Israelis just transitioned from their annual day of remembrance to the day they celebrate their independence. But even in celebrating 65 years of statehood, Israel never forgets the sacrifices it has made over the course of its existence.

As Israelis mourn the 23,000 soldiers and defense personnel who have been killed in the course of defending the Jewish state against aggression and terrorism, Jordanian leaders (not including the king, at least thus far) are making a hero out of a Jordanian soldier who murdered seven Israeli school girls and wounded six others during a peace program in 1997. Ahmed Daqamseh, who expressed pride in his mass murder, was convicted of these crimes but spared the death penalty, despite the fact that Jordan executes large numbers of criminals for relatively trivial offenses.

Now after serving approximately two years for each of the murders, he is seeking his release and he has the support of a large majority of Jordanian parliamentarians, who regard him as a hero. The very word “hero” was used by the Jordanian justice minister in joining the chorus calling for his release.

Daqamseh’s mother has said, “I am proud of my son and I hold my head high. My son did a heroic deed and has pleased Allah and his own conscience. My son lifts my head and the head of the entire Arab and Islamic nation. I am proud of any Muslim who does what Ahmed did.”

Daqamseh himself has said, “I have no regrets.” He continued, “The only thing I am angry about is the gun, which did not work properly. Otherwise, I would have killed all of the [children].” He also said he would do it again if given the opportunity.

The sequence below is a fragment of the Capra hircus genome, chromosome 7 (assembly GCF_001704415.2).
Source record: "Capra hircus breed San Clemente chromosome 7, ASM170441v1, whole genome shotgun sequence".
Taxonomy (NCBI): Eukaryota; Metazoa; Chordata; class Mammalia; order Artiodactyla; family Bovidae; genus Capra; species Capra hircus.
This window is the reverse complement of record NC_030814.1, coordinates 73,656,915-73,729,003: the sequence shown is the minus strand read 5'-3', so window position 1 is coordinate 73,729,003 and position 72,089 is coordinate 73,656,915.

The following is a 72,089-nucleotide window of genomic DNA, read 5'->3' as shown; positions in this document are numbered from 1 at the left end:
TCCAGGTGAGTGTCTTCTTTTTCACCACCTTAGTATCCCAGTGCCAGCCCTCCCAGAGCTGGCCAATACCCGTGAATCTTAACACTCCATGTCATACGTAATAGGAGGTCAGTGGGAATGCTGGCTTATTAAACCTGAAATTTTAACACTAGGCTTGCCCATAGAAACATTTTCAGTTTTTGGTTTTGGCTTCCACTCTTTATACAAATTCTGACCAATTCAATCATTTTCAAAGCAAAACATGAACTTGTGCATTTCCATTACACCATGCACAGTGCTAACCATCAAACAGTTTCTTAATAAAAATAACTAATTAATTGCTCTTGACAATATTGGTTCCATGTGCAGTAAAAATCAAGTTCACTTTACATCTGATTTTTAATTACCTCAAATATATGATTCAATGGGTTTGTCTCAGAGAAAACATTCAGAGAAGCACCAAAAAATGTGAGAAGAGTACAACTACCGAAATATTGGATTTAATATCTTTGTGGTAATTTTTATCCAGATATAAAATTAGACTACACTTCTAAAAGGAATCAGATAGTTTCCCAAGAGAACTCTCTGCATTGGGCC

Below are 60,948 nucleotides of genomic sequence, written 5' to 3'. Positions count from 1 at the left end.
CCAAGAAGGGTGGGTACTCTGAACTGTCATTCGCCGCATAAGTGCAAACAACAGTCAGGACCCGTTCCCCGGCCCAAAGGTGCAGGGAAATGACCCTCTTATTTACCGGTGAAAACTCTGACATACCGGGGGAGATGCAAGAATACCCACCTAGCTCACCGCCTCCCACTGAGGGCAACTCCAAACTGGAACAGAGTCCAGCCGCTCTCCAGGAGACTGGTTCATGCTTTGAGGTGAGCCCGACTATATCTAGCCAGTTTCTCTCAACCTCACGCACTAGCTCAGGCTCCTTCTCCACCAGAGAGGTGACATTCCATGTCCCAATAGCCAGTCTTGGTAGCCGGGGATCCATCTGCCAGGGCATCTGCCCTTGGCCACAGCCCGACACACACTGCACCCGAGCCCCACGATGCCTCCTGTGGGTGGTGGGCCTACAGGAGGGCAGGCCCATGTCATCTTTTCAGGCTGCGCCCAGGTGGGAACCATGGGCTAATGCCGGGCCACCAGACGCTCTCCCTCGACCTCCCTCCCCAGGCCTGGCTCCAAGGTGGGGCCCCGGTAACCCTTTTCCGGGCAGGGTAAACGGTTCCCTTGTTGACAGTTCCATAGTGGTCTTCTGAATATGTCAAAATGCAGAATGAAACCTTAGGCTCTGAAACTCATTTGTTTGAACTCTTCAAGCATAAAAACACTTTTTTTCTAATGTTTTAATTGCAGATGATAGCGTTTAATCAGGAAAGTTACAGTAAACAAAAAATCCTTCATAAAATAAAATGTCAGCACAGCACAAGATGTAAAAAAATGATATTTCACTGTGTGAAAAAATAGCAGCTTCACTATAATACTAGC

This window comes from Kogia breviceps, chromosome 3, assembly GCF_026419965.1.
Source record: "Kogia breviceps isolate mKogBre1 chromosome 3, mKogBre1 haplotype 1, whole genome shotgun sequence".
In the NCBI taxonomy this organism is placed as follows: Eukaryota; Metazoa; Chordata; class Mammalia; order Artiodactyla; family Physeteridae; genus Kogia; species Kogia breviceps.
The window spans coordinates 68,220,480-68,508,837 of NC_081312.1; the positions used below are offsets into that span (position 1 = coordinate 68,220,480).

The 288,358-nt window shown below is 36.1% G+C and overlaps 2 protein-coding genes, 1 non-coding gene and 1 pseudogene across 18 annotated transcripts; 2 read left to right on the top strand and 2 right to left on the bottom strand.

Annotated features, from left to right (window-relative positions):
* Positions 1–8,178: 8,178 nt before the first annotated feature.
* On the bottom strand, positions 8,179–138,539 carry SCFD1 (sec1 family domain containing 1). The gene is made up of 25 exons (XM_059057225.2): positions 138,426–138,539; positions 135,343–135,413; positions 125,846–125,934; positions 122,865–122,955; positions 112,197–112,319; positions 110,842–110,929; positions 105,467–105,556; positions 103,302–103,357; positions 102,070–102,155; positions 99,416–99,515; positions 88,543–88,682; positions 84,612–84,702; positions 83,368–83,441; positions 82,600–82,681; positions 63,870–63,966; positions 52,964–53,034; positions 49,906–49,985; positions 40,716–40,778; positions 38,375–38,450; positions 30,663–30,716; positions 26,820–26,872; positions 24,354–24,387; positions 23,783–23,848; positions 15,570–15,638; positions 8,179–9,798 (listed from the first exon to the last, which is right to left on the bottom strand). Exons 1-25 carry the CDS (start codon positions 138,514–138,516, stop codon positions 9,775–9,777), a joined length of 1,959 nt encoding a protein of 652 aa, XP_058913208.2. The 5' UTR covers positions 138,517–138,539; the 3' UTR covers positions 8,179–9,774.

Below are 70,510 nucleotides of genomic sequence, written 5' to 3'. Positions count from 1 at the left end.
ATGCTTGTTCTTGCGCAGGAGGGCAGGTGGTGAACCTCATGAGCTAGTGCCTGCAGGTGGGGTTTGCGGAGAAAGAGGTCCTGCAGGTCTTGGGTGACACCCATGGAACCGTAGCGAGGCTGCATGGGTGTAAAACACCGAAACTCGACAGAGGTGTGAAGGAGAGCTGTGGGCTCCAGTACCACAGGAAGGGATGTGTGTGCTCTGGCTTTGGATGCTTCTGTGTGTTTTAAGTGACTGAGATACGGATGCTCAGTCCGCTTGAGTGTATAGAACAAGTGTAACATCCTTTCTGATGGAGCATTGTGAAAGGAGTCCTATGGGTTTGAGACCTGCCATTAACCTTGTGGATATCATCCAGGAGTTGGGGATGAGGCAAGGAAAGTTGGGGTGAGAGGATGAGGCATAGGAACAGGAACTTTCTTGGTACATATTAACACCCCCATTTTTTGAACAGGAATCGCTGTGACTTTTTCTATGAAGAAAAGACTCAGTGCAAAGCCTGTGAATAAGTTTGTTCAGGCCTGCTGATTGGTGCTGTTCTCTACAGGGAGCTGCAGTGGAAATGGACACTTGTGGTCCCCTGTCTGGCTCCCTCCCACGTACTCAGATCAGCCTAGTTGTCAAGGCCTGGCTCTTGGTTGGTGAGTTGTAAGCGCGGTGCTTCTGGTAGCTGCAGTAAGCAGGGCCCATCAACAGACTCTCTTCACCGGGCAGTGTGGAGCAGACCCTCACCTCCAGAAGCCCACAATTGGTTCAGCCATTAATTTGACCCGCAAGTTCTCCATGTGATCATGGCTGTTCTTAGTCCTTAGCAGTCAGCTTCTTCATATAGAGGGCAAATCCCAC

The 13 school girls who were shot by the Jordanian soldier were on a peace mission at a place ironically called The Island of Peace. It is the man who shot these 13 school girls, wishes he had killed more, and promises to do it again, who is being called a hero by Jordanian public officials. The silence of King Abdullah speaks loudly about the widespread popular support that exists for this mass murderer of Jewish children.

In justifying his support for Daqamseh’s release, the Justice Minister said, “If a Jew murdered Arabs, [the Israelis] build him a statue.” In fact precisely the opposite is true. When a Jewish extremist (not a soldier) murdered Arabs at prayer, the Israeli government not only did not build him a statue, it forbade any statue from being built by private sources and has demonized the killer (who was himself killed), as a mass murderer deserving of no lionization.

Another indication of the widespread support is that 110 out of the 120 members of the lower house of Jordan’s parliament have called him a hero and demanded his release. They are seeking “freedom for the soldier hero” and saying “we are all Ahmed Daqamseh.” Leading this despicable effort to free a mass murderer is Ali Sneid, a man who claims to be of the left.

The effort to release Daqamseh has taken on elements of Islamic anti-Semitism by calling the continued imprisonment of this murderer “protection for the herds of the brothers of apes and pigs” and calling the victims of this mass murder by other anti-Semitic terms.

Nor is this hatred of Jews and the Jewish state by Jordanians limited to this particular case, despicable as that would be. Among grassroots Jordanians, particularly those of Palestinian background, there is widespread hatred of all things Jewish, Israeli and even American. Islamic extremism is rampant in parts of Jordan, though suppressed by its king and his dictatorial minions. Jordan is ripe for yet another Arab Spring turned winter. All that stands between the current monarchy and an Islamic upheaval is massive American financial and military support for its charming king.

King Abdullah presents a far more beneficent face of despotism than did any of the other Arab despots who were toppled, or are in the process of being toppled, by the Arab Spring turned Islamic extremist winter. How long this situation will last is anyone’s guess. But the possibility that before long Israel may have a neighbor to the east who is not as peaceful as the current Jordanian government, must be seriously considered.

Printed from: http://www.jewishpress.com/indepth/opinions/as-israelis-mourn-jordanians-glorify/2013/04/16/

Scan this QR code to visit this page online: